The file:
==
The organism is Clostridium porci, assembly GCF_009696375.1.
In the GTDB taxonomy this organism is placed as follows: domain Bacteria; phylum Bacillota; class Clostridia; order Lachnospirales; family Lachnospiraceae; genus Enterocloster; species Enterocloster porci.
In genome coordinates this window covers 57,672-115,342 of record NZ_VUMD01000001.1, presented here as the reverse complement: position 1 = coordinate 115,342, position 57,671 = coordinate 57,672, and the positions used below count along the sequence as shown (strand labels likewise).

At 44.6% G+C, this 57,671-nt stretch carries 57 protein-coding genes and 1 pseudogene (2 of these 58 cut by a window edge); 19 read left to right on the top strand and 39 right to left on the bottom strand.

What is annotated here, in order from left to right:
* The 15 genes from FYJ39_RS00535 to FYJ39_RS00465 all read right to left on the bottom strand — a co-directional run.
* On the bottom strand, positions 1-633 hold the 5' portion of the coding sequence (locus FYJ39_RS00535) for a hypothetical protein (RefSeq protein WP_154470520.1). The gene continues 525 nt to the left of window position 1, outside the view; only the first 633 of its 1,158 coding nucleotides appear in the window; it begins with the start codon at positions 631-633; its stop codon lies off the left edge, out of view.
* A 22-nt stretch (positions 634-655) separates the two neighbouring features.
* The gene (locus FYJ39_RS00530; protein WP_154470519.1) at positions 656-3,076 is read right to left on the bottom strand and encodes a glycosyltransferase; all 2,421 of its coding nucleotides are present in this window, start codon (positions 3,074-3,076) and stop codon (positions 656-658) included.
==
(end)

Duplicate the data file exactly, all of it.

The organism is Clostridium porci, assembly GCF_009696375.1.
In the GTDB taxonomy this organism is placed as follows: domain Bacteria; phylum Bacillota; class Clostridia; order Lachnospirales; family Lachnospiraceae; genus Enterocloster; species Enterocloster porci.
In genome coordinates this window covers 57,672-115,342 of record NZ_VUMD01000001.1, presented here as the reverse complement: position 1 = coordinate 115,342, position 57,671 = coordinate 57,672, and the positions used below count along the sequence as shown (strand labels likewise).

At 44.6% G+C, this 57,671-nt stretch carries 57 protein-coding genes and 1 pseudogene (2 of these 58 cut by a window edge); 19 read left to right on the top strand and 39 right to left on the bottom strand.

What is annotated here, in order from left to right:
* The 15 genes from FYJ39_RS00535 to FYJ39_RS00465 all read right to left on the bottom strand — a co-directional run.
* On the bottom strand, positions 1-633 hold the 5' portion of the coding sequence (locus FYJ39_RS00535) for a hypothetical protein (RefSeq protein WP_154470520.1). The gene continues 525 nt to the left of window position 1, outside the view; only the first 633 of its 1,158 coding nucleotides appear in the window; it begins with the start codon at positions 631-633; its stop codon lies off the left edge, out of view.
* A 22-nt stretch (positions 634-655) separates the two neighbouring features.
* The gene (locus FYJ39_RS00530; protein WP_154470519.1) at positions 656-3,076 is read right to left on the bottom strand and encodes a glycosyltransferase; all 2,421 of its coding nucleotides are present in this window, start codon (positions 3,074-3,076) and stop codon (positions 656-658) included.